Property tax guide: Why millage rates matter

If you pay property taxes, you’ve likely encountered the term “millage rate.” While the term is often used interchangeably with tax rates, there are some key differences to understand. To help you better navigate the world of property taxes, here is an overview of the basics of understanding millage rates:

What does “millage” mean?
Millage rate, also called mill rate, comes from the Latin word for “one thousandth.” Therefore, the millage rate is based on the amount per every one thousand dollars of property value. Multiple millage rates go into calculating property tax amounts, including those from various local agencies.

For example, public school boards have their millage rates they use to determine local school taxes based on the overall value of district property values. Other examples of taxing authorities with their millage rates include emergency services, community colleges, cities and counties.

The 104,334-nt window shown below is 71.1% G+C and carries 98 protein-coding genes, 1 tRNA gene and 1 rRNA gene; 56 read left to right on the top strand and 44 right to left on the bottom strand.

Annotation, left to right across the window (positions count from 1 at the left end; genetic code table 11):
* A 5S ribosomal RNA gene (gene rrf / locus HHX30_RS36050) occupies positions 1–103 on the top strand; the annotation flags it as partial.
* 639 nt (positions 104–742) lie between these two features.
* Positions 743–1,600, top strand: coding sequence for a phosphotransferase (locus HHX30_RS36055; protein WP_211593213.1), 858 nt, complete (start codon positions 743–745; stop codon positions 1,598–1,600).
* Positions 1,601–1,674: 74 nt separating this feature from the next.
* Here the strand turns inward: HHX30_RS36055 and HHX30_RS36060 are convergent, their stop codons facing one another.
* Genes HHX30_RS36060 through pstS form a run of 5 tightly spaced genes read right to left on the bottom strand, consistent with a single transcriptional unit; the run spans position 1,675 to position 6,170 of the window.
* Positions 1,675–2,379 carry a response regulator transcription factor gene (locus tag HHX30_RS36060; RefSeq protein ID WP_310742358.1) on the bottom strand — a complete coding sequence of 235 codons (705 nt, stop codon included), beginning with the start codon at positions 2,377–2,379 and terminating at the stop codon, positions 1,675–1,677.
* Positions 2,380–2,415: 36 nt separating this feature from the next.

Why does millage rate matter?
Millage rates are a key component in deciding the amount you owe on your property taxes. To calculate individual property taxes, you take the property’s assessed value and multiply it by the millage rate or rates. Here is the basic formula:

Assessed value x Millage rate

For example, if the assessed value of a home equals \$135,000 and the local millage rate is 7% (70/1000), the estimated property tax amount comes to \$9,450.

Because this formula can include multiple different rates, it can be tricky to determine exactly how much you’ll owe in property taxes. However, you can usually find an individual property’s millage rate on the deed. Using this rate and your property’s tax-assessed value, you’ll be able to find an estimation of your annual tax responsibility.

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